Where am i missing?


I too had a similar line of thought and hence marked answer as B.

Experts please comment with your views.


Not a expert ,but still try to resolve this one ...

u already have ur answer but u r not visualizing it correctly..as correctly mentioned in above post, absolute number is out of scope here
lets c why:

Stats given by you after negation:

in 700 ---- 20 accident --old aged
in 100 --- 10 accident --younger one

Ur claim:"So there are more number of older drivers who are involved in serious accidents which breaks the argument that they are safer than younger ones. "


lets prove mathematically--probability of getting into a accident
p(a) - 20/700 = 10/350=1/35 ---- means 1 out of 35 involves in accident-----old aged
p(b) - 10/100 = 1 / 10 --- ----------means 1 out of 10 involves in a accident.---younger ones

who is safer ...???????????--OLD Aged definitely.

Here ,Stats provided after negating is helping to build argument--SO this option is incorrect............
Hope it helps..

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Re: In Wareland last year, 16 percent of licensed drivers under 21 and 11 [#permalink]

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The argument gave us the comparison between 2 groups: 24 and younger & 65 and older, then it jumps to conclusion. Hence the assumption should be something to make this comparison to be true/makes sense, so the conclusion will be hold. The assumption should be relevant to these groups directly/indirectly. In this case the comparison is true/make sense only if both groups had no difference in driving experience last year. Hence the answer is A.

E did not do the job of proving that the comparison in the argument makes sense as it mentions something else other than talking about these two groups. Hence E cant be the answer.
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Re: In Wareland last year, 16 percent of licensed drivers under 21 and 11 [#permalink]

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adityapareshshah wrote:
avi1787 wrote:
Someone please explain how B is incorrect.

Drivers 65 and older do not constitute a significantly larger percentage of licensed drivers in Wareland than drivers ages 18-24 do.
Yes, if we negate this, and take this scenario.

total licensed drivers-1000
65 and older- 700
under 24- 100
others-200

3% of 700, is ~20
10% of 100 is ~10

So there are more number of older drivers who are involved in serious accidents which breaks the argument that they are safer than younger ones. Although the question mentions %, why cant we use numbers? We follow this strategy for many % related CR problems.

Where am i missing?


I too had a similar line of thought and hence marked answer as B.

Experts please comment with your views.

Even if "there are more older drivers who are involved in serious accidents", that would not necessarily break the argument. If a smaller percentage of older drivers is involved in serious accidents, this can still be used as evidence to argue that older drivers are safer behind the wheel.

For example, if 10% of the residents of the United States of America like to drink tea, that would be about 30 million people. If 50% of the residents of Great Britain like to drink tea, that would also be about 30 million people. Even though the absolute numbers are about the same, we can still conclude that, on average, the residents of Great Britain prefer tea more than residents of the USA.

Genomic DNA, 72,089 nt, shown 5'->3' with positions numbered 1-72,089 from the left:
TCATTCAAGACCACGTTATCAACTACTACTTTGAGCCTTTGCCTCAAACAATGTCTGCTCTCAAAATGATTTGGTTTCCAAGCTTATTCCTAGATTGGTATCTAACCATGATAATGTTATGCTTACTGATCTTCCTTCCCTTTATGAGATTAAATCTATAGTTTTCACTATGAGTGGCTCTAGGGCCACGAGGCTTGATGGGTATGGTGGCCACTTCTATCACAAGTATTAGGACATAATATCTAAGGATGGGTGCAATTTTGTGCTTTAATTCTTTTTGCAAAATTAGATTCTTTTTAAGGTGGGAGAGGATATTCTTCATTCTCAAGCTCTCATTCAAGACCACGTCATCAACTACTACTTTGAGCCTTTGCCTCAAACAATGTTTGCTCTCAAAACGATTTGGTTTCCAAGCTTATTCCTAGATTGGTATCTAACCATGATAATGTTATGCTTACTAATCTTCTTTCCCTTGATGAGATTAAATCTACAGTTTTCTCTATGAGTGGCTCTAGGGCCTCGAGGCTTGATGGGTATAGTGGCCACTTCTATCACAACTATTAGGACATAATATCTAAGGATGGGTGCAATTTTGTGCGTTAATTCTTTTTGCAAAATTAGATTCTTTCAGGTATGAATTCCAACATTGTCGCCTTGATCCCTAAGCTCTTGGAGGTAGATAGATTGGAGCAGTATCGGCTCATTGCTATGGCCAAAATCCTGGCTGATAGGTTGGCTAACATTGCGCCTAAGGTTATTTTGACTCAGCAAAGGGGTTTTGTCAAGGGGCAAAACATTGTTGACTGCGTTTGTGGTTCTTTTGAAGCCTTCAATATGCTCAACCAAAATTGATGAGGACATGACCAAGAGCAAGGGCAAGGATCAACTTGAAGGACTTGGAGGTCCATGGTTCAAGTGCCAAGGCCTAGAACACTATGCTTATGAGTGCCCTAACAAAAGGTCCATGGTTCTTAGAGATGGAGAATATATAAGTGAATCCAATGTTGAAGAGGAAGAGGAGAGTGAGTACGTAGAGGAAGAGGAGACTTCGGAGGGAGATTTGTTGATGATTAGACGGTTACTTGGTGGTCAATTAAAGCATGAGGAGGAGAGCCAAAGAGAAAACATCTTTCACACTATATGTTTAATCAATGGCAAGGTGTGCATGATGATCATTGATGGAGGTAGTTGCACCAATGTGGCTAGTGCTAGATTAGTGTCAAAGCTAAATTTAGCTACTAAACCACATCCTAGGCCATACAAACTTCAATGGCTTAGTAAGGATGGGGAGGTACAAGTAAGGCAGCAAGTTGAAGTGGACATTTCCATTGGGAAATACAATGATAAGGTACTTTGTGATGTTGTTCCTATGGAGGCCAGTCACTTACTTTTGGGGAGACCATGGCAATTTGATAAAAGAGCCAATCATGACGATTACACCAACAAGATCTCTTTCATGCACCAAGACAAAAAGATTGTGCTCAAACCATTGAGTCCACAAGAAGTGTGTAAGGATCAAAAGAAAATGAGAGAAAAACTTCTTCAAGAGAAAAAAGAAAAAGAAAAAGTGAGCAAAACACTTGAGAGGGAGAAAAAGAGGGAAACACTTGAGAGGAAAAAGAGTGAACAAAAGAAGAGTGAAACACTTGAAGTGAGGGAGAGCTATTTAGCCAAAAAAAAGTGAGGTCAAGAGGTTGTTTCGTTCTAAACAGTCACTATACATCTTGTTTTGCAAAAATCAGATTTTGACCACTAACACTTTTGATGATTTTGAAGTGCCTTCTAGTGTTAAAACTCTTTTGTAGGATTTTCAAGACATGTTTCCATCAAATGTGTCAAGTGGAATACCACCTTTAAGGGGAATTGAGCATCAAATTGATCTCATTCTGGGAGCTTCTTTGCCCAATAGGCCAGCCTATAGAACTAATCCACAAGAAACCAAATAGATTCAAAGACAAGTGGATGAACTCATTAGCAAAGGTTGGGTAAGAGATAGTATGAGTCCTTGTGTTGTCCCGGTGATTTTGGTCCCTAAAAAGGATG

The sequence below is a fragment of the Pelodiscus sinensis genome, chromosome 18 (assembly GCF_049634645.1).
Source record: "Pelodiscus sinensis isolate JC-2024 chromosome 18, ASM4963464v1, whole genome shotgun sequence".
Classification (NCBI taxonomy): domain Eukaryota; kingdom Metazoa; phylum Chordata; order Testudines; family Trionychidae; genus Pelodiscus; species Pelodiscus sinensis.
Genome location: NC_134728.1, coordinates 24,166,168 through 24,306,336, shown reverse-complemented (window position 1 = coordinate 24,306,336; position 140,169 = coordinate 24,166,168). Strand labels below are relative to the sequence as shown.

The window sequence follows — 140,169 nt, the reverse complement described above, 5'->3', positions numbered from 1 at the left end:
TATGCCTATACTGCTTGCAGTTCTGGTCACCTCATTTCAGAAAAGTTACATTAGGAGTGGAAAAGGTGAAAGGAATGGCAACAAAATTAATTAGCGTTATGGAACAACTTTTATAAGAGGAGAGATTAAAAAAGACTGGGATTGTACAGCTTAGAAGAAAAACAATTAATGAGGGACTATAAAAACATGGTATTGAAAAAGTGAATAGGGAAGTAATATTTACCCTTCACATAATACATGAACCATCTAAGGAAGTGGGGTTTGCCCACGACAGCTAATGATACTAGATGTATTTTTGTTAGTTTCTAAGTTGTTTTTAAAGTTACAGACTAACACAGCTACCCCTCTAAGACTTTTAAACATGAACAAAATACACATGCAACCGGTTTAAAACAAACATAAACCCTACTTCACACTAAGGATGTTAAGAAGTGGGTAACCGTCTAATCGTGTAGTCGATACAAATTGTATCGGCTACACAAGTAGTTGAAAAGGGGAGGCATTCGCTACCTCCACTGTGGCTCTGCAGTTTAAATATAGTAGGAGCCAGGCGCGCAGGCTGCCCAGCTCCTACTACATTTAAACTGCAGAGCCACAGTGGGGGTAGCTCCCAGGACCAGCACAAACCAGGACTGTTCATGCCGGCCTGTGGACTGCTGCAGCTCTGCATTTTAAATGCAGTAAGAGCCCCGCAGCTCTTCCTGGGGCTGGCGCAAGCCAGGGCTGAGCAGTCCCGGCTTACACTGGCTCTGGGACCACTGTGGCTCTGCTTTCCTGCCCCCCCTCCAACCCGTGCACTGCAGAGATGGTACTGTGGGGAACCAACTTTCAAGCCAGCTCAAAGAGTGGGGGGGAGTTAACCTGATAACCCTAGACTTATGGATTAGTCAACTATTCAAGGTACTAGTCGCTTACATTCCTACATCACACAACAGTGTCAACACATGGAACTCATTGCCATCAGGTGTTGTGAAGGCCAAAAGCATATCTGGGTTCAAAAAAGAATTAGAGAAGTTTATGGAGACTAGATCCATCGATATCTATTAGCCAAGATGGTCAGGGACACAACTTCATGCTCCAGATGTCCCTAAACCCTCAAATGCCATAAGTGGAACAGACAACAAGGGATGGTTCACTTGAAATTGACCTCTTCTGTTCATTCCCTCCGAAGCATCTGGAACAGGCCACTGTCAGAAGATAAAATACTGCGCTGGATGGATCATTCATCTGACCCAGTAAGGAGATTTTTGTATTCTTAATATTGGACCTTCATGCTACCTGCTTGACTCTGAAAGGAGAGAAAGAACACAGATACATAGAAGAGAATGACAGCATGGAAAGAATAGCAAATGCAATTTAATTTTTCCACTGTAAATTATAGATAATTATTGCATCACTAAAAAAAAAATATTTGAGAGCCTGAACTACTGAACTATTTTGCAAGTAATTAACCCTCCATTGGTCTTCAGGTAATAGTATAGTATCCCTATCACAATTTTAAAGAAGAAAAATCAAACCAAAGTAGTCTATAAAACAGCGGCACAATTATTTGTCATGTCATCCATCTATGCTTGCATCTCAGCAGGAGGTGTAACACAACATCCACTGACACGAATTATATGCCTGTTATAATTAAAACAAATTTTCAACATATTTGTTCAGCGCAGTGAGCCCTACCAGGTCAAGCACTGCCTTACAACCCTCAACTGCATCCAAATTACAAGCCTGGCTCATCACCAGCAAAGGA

And thank you for all of the great replies on this, everybody! As always, feel free to use the "Request Expert Reply" button to post specific questions not already addressed in this thread.
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Re: In Wareland last year, 16 percent of licensed drivers under 21 and 11 [#permalink]

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New post 11 Jun 2017, 23:14
GMATNinja wrote:
adityapareshshah wrote:
avi1787 wrote:
Someone please explain how B is incorrect.

Drivers 65 and older do not constitute a significantly larger percentage of licensed drivers in Wareland than drivers ages 18-24 do.
Yes, if we negate this, and take this scenario.

total licensed drivers-1000
65 and older- 700
under 24- 100
others-200

3% of 700, is ~20
10% of 100 is ~10

So there are more number of older drivers who are involved in serious accidents which breaks the argument that they are safer than younger ones. Although the question mentions %, why cant we use numbers? We follow this strategy for many % related CR problems.

Where am i missing?


I too had a similar line of thought and hence marked answer as B.

Experts please comment with your views.

Even if "there are more older drivers who are involved in serious accidents", that would not necessarily break the argument. If a smaller percentage of older drivers is involved in serious accidents, this can still be used as evidence to argue that older drivers are safer behind the wheel.

For example, if 10% of the residents of the United States of America like to drink tea, that would be about 30 million people. If 50% of the residents of Great Britain like to drink tea, that would also be about 30 million people. Even though the absolute numbers are about the same, we can still conclude that, on average, the residents of Great Britain prefer tea more than residents of the USA.

And thank you for all of the great replies on this, everybody! As always, feel free to use the "Request Expert Reply" button to post specific questions not already addressed in this thread.


Hi GmatNinja,

I was just curious, if the question had been a weakener with the following answer choices, which would have been the correct choice?

A) (A) Drivers 65 and older do, on average, drive very many fewer miles per year than drivers 24 and younger.

C) Drivers 65 and older are less likely than are drivers 24 and younger to drive during weather conditions that greatly increase the risk of accidents
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Re: In Wareland last year, 16 percent of licensed drivers under 21 and 11 [#permalink]